2. Cut notches outward: a lot of times you can get away with snipping into seam allowances to mark notches. With sweater knits, cut them outward. Outward notches will be easier to see, and you won’t damage the seam allowance on more ravel-prone sweater knits.

4. Stabilizing sweater knits

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Sewing with sweater knits, especially those with lower recovery means you’re going to need to stabilize certain areas.

stabilized shoulder seams on sweater knit
stabilize shoulder seams with clear elastic or fusible tape

For shoulder seams, sew in a strip of clear elastic or a fusible knit stay tape. Both of these will support the weight of the shoulder and keep it from stretching out of shape.

You can use knit stay tape on armholes, necklines and other seams as well. I love SewKeysE tape from Emma Seabrooke for this. All of her tapes fuse well to most fabric and they do an excellent job of

For more open weave lacy knits, you can cut strips of mesh knit in the shape of the armhole or neckline. Sometimes needles have a difficult time grabbing onto anything in more open weave sweater knits. Weirdly, you can end up with literal holes in your seam.

The mesh can give the needle something to stitch on that will bridge the space between those gaps in open sweater knits.

5. Needles for sweater knits

Try a ballpoint needle for more open sweater knits. The ballpoint will slide between the loops and gaps without snagging.

For stable sweater knits, you can sew with universal needles.

If you’re working with a very stretchy sweater knit, a 75/11 or 80/14 stretch needle will do an excellent job.

It’s always good to do a little test to see how any needle will handle your fabric. Test several and see what you like. If you’ve cut a swatch more permanently to put in a DIY fabric swatch book, you can write a note about which needle wins the day.

6. To serge or not to serge

Not every knit fabric is meant for a serger! Sweater knits can get really chewed up by them.

If you’ve stabilized your seams like we talked about above, you’ll do better.

stabilizing seams on sweater knit
without stay tape the seam is a wavy mess, with the tape, it holds its shape

A safer way if you want to serge a sweater knit is to use it to finish the seams only. Sew your stabilized seams with your regular machine, then finish off the seam with a serger.

You can also widen your seam allowance. After you stitch your seams (narrow zigzag works well here), zigzag close to your stitching. Finish the seam

topstitching on boiled wool

Thick, heavy sweater knits like boiled wool tend to get really bulky in a serger. Instead, press the seams open, and topstitch the seam allowances down from the right side. It’ll keep the bulk to a minimum and add a sharp embellishment to boot.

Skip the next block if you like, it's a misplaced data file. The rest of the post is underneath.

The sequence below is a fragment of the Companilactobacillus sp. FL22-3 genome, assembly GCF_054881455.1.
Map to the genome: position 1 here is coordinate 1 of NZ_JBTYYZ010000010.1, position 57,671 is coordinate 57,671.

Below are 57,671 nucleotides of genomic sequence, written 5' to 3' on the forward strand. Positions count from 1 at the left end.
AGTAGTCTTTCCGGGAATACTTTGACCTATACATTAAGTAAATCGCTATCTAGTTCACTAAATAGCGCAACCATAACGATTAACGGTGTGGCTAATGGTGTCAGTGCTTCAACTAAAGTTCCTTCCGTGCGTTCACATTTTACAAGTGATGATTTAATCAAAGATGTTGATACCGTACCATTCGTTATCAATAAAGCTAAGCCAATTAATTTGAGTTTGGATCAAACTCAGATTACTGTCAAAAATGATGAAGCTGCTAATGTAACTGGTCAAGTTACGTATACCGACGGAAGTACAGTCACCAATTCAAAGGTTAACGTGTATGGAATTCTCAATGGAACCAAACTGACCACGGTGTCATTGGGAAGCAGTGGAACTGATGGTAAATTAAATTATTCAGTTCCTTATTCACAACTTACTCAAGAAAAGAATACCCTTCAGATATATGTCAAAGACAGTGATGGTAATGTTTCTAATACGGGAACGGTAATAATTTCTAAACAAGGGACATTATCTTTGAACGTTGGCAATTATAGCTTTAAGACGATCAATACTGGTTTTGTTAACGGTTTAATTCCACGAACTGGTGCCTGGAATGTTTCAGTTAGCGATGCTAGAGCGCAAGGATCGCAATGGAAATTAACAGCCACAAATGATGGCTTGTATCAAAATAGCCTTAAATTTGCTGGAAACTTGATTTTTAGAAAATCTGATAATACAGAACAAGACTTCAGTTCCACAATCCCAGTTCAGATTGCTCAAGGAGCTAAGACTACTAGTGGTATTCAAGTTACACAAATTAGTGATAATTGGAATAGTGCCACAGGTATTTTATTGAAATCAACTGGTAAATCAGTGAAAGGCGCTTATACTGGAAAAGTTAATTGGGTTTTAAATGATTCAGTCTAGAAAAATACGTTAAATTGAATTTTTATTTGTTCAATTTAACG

7. How to press sweater knits

Be gentle with sweater knits. If your sweater knit is really lofty, a lot of aggressive pressing can smoosh permanently.

Use a press cloth and just the tip of your iron with lots of steam. Gently place a clapper or your hand over the pressed area and hold it until it’s cool.

8. Hemming sweater knits

To hem knits without warping, be sure to stabilize the hems as well.

Cut strips of fusible interfacing or use a knit hem tape like SewKeysE.

sweater knit hems without and with hem tape
poly spandex blend sweater knit: top sample without interfacing, bottom hem with

The interfacing will help you press up a nice even hem and keep the hem stitching looking its best. Coverstitch or a double needle can work well to stitch your hems.

If you have a sweater knit that’s sheer, you can cut self strips of the knit and use them to stabilize your hems. That way when you look inside your hem, you only see the fabric itself and not the hem tape.

sweater knit hems without and with self fabric for stabilizing hem
top hem without interfacing, bottom hem with self interfacing

Another way to hem sweater knits is with ribbing. You see it all the time on actual sweaters, and sewing on rib knit cuffs and rib knit hem bands work well every time.

refashioned sweater with neckline and hem ribbing

Be on the look out for coordinating knits or rib knits you can use as hem bands. I’ll point you to the thrift store again here! You can very often find rib knit sweaters that have plenty of yardage for trimming out a sweater knit project.

Finishing up with some patterns that are great for sweater knits

Patterns for sweater knits

Turn a sweater into a shrug
Turn a sweater into a shrug

Finally something to do with shrunken sweaters!

Toaster sweater hack
Toaster sweater hack

Add lace and a zipper to the Sew House Seven Toaster Sweater

So that’s a whole lot about sewing with sweater knits. I hope I’ve inspired you to go try your hand at sewing with them. We’ve talked all about what sweater knits are, what types you can find, where to buy them, and tips for making your sweater knit endeavors successful. To finish up, I shared some easy patterns that are great for sweater knits.

Author

Elizabeth is a self-taught sewist with a love for all things DIY and creative. Her friend calls her "The Fabric Manipulator" and she's always looking for ways to squeeze the most out of her sewing time in between caring for her 4 kids and husband.